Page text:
Bob James / Keiko Matsui

Altair & Vega

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AllMusic Review by William Ruhlmann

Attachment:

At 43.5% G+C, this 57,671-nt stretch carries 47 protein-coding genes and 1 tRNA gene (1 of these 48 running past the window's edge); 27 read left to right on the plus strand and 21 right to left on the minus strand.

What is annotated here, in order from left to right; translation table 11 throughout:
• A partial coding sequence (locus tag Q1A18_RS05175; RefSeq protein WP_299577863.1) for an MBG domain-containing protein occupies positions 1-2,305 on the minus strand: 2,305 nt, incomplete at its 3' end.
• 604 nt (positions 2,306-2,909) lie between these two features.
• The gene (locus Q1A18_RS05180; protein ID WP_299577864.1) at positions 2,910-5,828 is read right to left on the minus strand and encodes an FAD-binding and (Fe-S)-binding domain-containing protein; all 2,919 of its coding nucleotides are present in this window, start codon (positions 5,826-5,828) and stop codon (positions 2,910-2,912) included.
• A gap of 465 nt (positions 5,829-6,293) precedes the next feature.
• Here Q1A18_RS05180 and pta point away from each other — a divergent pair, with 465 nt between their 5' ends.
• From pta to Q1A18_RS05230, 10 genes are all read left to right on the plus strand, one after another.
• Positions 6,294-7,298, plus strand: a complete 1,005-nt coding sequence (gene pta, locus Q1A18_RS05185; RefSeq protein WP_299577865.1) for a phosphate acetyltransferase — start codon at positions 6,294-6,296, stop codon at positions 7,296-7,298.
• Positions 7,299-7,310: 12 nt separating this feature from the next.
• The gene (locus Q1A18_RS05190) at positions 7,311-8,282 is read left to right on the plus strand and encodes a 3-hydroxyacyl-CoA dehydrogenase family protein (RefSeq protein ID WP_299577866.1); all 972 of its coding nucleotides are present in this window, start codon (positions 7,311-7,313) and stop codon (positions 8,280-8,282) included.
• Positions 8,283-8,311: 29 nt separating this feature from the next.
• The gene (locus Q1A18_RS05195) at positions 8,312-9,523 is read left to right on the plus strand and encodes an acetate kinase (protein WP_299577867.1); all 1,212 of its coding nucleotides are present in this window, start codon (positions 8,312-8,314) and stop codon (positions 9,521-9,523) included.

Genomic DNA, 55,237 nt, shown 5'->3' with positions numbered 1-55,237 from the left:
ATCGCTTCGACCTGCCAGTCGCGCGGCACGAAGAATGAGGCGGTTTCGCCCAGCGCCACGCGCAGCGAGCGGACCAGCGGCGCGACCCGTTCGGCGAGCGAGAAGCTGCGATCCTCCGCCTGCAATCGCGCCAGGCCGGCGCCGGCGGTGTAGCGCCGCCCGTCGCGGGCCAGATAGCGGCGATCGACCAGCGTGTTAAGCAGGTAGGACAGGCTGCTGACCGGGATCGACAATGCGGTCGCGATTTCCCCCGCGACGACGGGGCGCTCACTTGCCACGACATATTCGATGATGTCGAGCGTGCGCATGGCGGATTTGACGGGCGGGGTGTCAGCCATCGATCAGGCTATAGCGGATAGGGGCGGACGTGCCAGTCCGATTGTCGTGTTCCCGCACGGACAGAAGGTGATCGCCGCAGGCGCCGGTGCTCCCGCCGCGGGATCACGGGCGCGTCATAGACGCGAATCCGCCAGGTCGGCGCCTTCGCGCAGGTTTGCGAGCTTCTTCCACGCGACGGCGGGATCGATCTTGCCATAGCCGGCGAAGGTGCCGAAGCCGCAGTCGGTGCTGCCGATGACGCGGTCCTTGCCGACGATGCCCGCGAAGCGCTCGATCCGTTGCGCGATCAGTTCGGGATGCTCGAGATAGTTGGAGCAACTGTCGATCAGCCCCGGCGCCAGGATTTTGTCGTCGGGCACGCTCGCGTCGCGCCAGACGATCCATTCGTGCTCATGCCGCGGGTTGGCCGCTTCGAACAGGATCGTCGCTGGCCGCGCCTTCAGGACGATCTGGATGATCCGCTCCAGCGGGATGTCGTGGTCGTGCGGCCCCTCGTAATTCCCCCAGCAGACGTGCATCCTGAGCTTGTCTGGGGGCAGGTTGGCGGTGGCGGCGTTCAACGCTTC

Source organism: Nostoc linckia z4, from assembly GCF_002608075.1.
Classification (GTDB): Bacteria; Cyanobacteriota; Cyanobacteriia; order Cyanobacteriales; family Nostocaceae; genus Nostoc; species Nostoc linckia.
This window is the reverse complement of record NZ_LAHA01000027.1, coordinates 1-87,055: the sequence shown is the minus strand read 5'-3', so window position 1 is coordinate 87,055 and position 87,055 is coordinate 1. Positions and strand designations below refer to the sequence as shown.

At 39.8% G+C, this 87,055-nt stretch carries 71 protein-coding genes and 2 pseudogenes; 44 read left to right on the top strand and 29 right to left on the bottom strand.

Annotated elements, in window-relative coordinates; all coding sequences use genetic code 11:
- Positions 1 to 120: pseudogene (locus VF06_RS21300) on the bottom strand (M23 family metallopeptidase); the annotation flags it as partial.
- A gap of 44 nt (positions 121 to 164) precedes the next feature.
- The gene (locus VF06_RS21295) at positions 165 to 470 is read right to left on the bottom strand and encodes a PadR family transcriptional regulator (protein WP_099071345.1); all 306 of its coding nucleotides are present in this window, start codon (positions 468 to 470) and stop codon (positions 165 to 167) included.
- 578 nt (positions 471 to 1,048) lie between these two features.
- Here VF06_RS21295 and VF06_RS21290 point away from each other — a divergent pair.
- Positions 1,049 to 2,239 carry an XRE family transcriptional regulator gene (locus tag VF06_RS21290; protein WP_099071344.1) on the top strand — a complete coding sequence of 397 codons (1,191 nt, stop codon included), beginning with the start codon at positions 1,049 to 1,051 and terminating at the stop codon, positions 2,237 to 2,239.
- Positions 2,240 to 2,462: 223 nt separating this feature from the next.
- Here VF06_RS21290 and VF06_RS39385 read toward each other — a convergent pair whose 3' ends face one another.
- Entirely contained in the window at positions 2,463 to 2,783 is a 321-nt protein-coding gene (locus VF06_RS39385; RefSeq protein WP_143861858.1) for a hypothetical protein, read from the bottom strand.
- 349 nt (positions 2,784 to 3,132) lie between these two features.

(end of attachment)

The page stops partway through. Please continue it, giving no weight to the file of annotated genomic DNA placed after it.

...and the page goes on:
Bob James and Keiko Matsui's Altair & Vega is a solo piano album performed by a duo, and for the most part, that means what it sounds like, two jazz pianists seated together at one keyboard playing four-handed parts. On the James-composed title track (which refers to two stars that pass each other only once a year), previously recorded and released on the 2001 James album Dancing on the Water, Matsui takes the upper part of the piano and James the lower part in a piece that sounds more new age than jazz. Matsui's "Frozen Lake" (which finds them separating to their own keyboards, James' is a digital one) leans even more in that direction, suggesting the sound of David Lanz or George Winston (or the two together). James' "Divertimento," for which they are back on the same piano bench, is a lively piece based on Haydn, while Matsui's "Midnight Stone" and "Invisible Wing" again bring in new age elements, the latter also showing a classical influence. The album's real tour de force is the 13-minute, jointly written "Forever Variations" (a take-off from Matsui's "Forever Forever"), which is full of fast, dense passages that take four hands to play. At the end, Bach's familiar "Chorale from Cantata BWV 147" is given an unusually melancholic treatment in James' arrangement, serving as a coda. The wonder is that the two busy pianists don't get in each other's way in this music, but the album is the culmination of years of playing together, in the studio and on concert tours, so a lot of preparation went into these performances, resulting in an accomplished recording of some intricate keyboard playing.

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